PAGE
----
Multistage turnover taxes

Probably the most elementary form of sales tax is a tax on each transfer of title to goods, known as a multistage turnover tax. Such a tax is usually supplemented by a levy on selected services. This type of turnover tax was in effect in most EEC countries until it was replaced by a VAT; it is still in operation in the Republic of China, Korea, and Mexico.

Fiscal economists have faulted this type of turnover tax on grounds of its discriminatory effects on domestic and external trade.49 This arises from the “cascading” of the tax that is added to sales on each transaction and cumulated in the price of the final product. Since the amount of tax cumulated depends on the tax rate and the number of taxable transactions incurred in the production and distribution process, it tends to squeeze out the independent trader and producer and encourages vertical integration; because transactions within an integrated enterprise are not chargeable, such a business enjoys a substantial tax advantage in competing with independent, small-scale enterprises.50

The unequal cumulation of the tax on different industries, depending on the structure of the manufacturing and distribution process, also creates discriminatory effects in international trade and makes it especially difficult to apply to trade among members of a common market. If the turnover tax on imports is higher or lower than that cumulated on domestic goods, or if the tax remitted on exports is higher or lower than tax actually cumulated, distortions may arise. This situation led to its replacement by a VAT in the EEC as the best means of harmonizing sales taxes among its members.

Single-stage manufacturers’ sales tax

Single-stage taxes may be imposed at one of several stages in the manufacturing and distribution process. The states of the United States and the provinces of Canada impose general retail sales taxes; by exempting sales for resale, they leave taxes on the final consumption of goods and selected services. In order to restrict further the incidence to consumption goods, exemptions may be provided for machinery, equipment, feed, seed, fertilizers, fuel, and other intermediate goods. Single-stage taxes at the wholesale level—such as the United Kingdom’s purchase tax and sales taxes in Australia, New Zealand, and Israel—are levied on sales by manufacturers or wholesalers to retailers (or direct manufacturers’ sales to consumers at a presumptive wholesale price). A single-stage tax at the manufacturers’ level is designed to limit tax to sales by manufacturers to wholesalers or to retailers; this is usually accomplished by a suspensive system according to which licensed manufacturers are exempt from tax on their purchases. In addition, a complementary tax is generally assessed on imports of finished manufactured goods so as to equalize the burden with that on domestic production. Single-stage manufacturers’ sales taxes of this type are imposed by Canada and, among developing countries, by Ghana, Malaysia, Tanzania, and Uganda.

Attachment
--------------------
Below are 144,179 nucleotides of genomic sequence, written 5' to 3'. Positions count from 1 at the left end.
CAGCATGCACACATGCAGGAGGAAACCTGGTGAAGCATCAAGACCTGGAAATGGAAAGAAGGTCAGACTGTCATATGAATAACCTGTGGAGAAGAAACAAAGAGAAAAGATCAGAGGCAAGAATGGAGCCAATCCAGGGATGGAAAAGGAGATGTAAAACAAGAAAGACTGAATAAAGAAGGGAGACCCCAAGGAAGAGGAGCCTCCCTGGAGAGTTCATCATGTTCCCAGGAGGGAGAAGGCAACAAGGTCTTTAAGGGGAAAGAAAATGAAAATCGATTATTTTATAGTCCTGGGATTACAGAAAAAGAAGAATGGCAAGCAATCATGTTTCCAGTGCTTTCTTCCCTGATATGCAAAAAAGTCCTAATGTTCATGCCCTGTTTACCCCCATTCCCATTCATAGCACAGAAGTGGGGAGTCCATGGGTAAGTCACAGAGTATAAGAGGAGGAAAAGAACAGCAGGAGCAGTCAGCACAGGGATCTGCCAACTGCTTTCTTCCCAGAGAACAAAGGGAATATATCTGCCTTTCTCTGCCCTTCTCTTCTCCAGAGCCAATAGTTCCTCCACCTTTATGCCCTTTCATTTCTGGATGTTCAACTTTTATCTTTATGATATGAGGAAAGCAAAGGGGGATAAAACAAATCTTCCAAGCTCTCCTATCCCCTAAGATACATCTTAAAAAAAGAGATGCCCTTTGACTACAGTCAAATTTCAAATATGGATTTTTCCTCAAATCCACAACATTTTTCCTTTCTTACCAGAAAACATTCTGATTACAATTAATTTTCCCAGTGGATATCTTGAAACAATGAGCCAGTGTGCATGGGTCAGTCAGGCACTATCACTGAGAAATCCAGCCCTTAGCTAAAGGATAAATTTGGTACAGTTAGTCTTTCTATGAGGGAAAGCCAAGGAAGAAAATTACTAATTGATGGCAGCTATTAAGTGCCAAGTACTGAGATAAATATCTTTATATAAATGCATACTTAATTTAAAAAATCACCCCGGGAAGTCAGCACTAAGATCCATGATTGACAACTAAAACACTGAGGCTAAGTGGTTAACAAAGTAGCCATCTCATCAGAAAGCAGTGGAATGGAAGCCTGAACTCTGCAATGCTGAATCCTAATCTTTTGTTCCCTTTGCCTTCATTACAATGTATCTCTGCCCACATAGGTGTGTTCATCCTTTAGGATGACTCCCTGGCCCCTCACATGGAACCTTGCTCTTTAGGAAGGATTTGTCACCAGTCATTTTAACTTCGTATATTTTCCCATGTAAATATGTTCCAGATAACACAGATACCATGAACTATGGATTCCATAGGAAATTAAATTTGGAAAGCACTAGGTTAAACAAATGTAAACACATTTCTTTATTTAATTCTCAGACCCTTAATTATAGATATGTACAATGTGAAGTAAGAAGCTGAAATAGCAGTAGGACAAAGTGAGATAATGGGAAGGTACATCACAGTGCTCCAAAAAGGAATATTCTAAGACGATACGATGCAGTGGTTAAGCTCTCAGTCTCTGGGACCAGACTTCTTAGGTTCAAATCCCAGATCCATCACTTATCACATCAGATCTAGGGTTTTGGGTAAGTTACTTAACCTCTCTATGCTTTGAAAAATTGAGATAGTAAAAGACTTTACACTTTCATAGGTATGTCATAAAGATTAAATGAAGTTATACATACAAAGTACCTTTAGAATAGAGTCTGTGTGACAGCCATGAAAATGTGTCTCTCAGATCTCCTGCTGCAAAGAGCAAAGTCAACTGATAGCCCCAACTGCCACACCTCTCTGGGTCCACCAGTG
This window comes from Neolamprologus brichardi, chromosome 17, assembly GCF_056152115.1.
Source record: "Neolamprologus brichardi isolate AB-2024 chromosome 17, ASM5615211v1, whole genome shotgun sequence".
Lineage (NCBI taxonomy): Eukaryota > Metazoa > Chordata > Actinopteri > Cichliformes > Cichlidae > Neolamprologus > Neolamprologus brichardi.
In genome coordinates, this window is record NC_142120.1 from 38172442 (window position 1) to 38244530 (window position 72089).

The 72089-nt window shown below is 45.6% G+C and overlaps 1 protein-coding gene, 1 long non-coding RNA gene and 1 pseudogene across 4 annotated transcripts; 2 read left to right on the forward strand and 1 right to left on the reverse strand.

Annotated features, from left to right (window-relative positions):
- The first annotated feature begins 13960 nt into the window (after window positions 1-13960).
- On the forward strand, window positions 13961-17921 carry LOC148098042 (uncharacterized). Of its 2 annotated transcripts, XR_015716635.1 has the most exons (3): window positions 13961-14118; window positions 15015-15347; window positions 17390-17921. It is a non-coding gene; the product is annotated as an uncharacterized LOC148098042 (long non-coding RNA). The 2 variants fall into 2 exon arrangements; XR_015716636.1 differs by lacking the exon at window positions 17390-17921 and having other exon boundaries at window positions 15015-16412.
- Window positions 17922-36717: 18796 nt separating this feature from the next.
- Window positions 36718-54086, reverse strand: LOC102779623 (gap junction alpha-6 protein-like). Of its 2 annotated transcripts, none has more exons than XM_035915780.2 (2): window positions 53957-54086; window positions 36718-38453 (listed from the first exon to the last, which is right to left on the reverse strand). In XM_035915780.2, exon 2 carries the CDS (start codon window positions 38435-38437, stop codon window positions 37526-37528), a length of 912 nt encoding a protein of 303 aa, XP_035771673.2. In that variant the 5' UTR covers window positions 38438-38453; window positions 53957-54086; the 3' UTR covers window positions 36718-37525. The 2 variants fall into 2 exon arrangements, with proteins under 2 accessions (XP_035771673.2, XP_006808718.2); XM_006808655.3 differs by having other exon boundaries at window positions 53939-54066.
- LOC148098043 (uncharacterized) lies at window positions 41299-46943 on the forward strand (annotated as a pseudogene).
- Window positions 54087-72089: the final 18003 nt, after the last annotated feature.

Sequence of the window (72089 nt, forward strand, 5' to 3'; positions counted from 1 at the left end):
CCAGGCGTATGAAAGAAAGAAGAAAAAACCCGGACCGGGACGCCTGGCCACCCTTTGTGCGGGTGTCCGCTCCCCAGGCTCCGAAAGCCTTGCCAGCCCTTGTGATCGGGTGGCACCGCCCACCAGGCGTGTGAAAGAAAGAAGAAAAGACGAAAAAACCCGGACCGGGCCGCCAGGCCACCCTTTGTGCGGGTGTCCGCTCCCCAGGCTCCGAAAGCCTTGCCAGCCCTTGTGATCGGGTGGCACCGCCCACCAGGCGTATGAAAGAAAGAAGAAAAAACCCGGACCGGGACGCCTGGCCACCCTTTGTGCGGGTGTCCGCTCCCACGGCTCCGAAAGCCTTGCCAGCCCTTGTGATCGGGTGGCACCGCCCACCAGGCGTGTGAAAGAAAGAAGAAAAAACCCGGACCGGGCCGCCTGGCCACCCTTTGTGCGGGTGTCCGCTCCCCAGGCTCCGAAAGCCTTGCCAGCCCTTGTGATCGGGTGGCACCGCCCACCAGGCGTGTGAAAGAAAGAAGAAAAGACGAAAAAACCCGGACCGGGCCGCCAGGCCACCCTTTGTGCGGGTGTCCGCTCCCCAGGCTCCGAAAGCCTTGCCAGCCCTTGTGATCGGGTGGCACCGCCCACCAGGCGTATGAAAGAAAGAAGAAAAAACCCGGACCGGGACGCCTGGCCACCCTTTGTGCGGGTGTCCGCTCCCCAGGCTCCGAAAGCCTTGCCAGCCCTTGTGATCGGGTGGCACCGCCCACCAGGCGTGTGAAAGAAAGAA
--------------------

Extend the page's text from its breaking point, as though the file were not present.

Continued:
Developing countries, in general, have limited their sales tax to the manufacturing stage, with a compensating tax on imports. The principal exceptions are to be found in Latin America and in some states in India, where the tax has been extended to the retail stage.51 The retail base has been avoided principally because of administrative problems of enforcing tax on a large number of small-scale retail units that dominate distribution in developing countries, although, as is shown later, these problems can be partly met by using a hybrid wholesale/retail tax.

Elimination of cascading

Cascading is inherent in the taxation of most manufacturing industries if purchases of raw materials, semifinished goods, and supplies are made taxable. Two different well-established techniques are employed to eliminate the cumulation of tax on manufacturing: (1) the suspensive system, according to which licensed manufacturers are entitled to purchase goods and services tax free,52 and (2) the value-added principle, according to which an allowance is made for the tax paid on purchases.

The suspensive principle is illustrated by the law recently adopted in Malaysia, whereby licensed manufacturers, with the authorization of the Customs Department, are entitled to import or purchase materials and components from other manufacturers free of tax; when these goods are purchased from a tax-paid source, such as an importing firm, the seller may apply to the sales tax office for a refund of the tax previously paid. If, as is usually true, sales tax is collected by the Customs Department at the time of import, this system may be cumbersome because of the seller’s need to apply for tax rebates on tax-paid goods. The scope for this treatment is greatly reduced by a long list of goods, including materials and supplies, that are exempt under the law. Although this system, in principle, should substantially avoid the accumulation of taxes on manufacturers’ sales, it may leave a residue of tax that is impracticable to recoup on purchases from taxable sellers; while this is likely to be of little overall significance, it may be important for particular industries.

The value-added principle is applied at the manufacturing level by a large number of developing countries. The French-speaking West African countries 53 as well as Argentina, Colombia, and the Philippines employ the direct deduction technique. With minor differences, the taxes in the West African countries replicate the French production tax as revised in 1948 to provide for fractional payments on the value added by each producer; the French tax follows the physical deduction principle in allowing a deduction from manufacturers’ sales only for taxable purchases of raw materials and components that either are physically included in the product or lose their identity, such as abrasives, lubricants, and chemicals. Unless exempted outright, purchases of capital equipment are also taxable. These countries differ in the extent of the deductions allowed.